At Omaha Creighton Prep, David Allen had moves for a big man that Metro Conference coaches still talk about.
Like the time he won an overtime game against Omaha Benson. On a finger roll. On a move by a 6-foot-6, 240-pounder that began beyond the 3-point line.
Longtime Prep assistant Scott Sibbernsen said he saw then-Benson coach Terry Shelsta the next morning.
“Terry had looked at the film and said it was a heck of a way to lose. Not only was it a finger roll, but a 3-point finger roll,” Sibbernsen said Wednesday. “Two weeks ago, I run into Larry Ribble (retired Millard South coach) and he told the same story. He brought that out of nowhere, that it was a 3-point finger roll.
“Talk about David’s athleticism. He could have been a wideout or a tight end in football. Had a great vertical jump. Handled the ball against the press. He had a Charles Barkley body type, but much more skilled than Barkley. Charles might not like hearing that.”
Allen, 49, died Jan. 18 in a local hospital after a recent diagnosis of pancreatic cancer, Prep classmate Steve Kurtz said. A memorial service will be 10 a.m. Friday at Heafey-Hoffmann Dworak-Cutler West Center Chapel, 7805 West Center Road.
At Prep, he made the varsity once he was eligible as a freshman and was a three-year starter. His 893 rebounds are No. 2 on the Class A career chart and his 372 in the 1987-88 season are No. 3 for a season.
As a senior, Allen was the state’s Gatorade player of the year and made the All-Nebraska team after averaging 17.7 points and 15.6 rebounds a game for coach Brother Mike Wilmot’s Junior Jays.
“He was fun to be around,” Sibbernsen said. “He and Bro had a special relationship. If David didn’t like something, he’d make a face. It was kind of a smirk with the head tilted. Bro called it ‘The Face.’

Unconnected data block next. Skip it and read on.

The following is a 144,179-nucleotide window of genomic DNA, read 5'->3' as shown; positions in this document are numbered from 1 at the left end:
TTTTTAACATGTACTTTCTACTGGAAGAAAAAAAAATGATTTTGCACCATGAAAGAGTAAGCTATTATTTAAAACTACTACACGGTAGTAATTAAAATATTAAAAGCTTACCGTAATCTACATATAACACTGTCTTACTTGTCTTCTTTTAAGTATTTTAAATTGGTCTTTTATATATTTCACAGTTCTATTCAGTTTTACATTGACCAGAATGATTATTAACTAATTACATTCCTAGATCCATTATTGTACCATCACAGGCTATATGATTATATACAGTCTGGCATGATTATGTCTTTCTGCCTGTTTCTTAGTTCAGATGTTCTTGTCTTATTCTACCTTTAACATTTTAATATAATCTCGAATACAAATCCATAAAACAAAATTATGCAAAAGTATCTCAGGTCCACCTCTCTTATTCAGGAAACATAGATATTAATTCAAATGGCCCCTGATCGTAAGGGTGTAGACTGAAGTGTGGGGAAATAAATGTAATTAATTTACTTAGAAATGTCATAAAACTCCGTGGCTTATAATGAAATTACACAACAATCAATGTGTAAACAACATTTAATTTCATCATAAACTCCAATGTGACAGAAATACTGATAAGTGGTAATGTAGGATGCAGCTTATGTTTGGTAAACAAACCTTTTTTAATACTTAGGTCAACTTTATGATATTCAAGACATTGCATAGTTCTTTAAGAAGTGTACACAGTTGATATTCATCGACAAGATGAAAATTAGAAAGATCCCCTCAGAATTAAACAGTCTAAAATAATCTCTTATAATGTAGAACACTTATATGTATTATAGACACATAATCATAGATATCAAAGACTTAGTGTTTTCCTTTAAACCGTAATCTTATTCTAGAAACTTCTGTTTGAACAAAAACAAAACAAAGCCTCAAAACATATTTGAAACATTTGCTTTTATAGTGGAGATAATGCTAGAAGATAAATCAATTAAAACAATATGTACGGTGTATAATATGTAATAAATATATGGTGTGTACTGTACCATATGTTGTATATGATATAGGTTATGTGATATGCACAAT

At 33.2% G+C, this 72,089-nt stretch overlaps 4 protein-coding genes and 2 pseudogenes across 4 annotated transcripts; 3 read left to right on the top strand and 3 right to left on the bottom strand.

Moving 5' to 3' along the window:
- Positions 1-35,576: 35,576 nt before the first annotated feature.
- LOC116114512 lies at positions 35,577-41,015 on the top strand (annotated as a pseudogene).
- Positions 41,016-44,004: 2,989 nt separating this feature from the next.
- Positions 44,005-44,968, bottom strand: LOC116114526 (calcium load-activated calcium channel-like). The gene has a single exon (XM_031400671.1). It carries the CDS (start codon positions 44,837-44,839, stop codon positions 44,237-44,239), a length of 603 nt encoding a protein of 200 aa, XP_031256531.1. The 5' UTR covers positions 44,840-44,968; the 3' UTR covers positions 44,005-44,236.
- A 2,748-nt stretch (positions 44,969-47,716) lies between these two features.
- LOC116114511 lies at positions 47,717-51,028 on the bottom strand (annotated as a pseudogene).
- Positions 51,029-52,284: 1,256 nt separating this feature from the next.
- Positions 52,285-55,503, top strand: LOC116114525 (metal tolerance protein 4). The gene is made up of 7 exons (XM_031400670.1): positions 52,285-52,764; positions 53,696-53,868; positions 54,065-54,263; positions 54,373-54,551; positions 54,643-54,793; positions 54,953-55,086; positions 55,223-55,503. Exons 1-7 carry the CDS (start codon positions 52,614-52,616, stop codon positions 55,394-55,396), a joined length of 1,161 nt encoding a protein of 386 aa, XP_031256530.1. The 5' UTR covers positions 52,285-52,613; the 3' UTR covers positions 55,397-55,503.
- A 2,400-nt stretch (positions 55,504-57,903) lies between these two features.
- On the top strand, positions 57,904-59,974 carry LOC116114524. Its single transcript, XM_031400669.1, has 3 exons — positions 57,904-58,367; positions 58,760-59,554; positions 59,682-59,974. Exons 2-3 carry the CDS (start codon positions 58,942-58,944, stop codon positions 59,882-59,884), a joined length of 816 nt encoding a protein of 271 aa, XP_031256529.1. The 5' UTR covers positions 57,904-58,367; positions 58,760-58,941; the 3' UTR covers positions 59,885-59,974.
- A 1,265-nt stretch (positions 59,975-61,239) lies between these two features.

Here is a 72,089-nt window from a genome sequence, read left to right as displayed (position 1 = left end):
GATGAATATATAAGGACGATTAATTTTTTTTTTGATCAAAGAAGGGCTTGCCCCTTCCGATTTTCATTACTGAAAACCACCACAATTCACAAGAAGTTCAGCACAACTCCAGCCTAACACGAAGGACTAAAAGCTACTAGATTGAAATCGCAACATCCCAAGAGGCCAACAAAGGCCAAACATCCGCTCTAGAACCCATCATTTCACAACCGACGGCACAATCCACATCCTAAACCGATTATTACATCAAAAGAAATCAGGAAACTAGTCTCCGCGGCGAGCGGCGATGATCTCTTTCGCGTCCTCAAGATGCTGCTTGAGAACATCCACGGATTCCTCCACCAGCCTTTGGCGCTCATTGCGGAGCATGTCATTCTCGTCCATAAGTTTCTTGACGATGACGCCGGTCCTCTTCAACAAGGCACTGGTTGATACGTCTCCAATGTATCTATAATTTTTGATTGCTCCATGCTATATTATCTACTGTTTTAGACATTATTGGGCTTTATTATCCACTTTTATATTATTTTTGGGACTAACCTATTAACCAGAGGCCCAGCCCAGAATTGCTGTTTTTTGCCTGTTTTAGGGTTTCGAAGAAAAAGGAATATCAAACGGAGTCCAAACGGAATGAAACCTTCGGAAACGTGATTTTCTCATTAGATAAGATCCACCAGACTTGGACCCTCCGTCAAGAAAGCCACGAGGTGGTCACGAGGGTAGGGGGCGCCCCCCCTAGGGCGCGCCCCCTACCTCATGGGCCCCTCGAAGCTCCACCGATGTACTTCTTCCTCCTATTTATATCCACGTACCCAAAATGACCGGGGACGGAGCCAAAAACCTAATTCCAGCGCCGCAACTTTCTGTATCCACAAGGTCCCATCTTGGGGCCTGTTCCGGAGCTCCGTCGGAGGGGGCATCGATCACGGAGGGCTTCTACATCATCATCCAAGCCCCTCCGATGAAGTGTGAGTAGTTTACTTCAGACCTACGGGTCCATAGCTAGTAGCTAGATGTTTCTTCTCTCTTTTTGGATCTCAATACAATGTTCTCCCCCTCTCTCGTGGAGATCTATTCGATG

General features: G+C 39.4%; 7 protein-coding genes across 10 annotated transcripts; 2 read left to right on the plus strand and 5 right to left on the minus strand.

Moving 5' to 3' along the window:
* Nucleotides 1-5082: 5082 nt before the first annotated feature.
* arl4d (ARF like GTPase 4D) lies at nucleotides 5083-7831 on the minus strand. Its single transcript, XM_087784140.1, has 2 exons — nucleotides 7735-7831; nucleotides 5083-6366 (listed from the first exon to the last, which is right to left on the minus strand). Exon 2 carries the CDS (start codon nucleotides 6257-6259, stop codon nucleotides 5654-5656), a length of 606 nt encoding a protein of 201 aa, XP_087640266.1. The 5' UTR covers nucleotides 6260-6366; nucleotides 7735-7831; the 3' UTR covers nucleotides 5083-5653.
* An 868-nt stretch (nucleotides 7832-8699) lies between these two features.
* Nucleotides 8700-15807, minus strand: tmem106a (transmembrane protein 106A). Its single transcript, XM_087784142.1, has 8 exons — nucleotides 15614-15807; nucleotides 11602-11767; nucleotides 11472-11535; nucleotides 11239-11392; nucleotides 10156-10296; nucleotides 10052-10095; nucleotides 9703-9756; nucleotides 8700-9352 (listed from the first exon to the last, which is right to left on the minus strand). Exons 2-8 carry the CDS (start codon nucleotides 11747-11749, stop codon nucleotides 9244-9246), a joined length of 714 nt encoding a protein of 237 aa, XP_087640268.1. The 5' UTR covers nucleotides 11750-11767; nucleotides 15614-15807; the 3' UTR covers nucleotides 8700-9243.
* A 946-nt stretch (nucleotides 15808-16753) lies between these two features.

“He was very coachable. Sure, he could be a little surly sometimes but he always bought into what was best for the team.”
Allen played two seasons at Texas-Arlington, following former Omaha South scorer Willie Brand, and averaged 9.6 points and 7.3 rebounds a game before transferring to Wayne State for his final two seasons.
He operated taverns in South Omaha and worked at Owens and Associates for about 20 years.
Allen met Barkley once. In Reunion Arena in Dallas, he was sitting in the upper tier when Barkley’s Philadelphia 76ers were playing the Mavericks.
“I worked my way down, then I had to beg the ushers to get courtside,” Allen told The World-Herald in 1992. “I stood next to him. I’ve got him by a good inch, inch-and-a-half.”
Survivors include his wife, JonNiele; children Xavier Amos and Deja Allen; mother, Coldtha; and siblings James Mansfield, Victor Simmons and Tari Rose.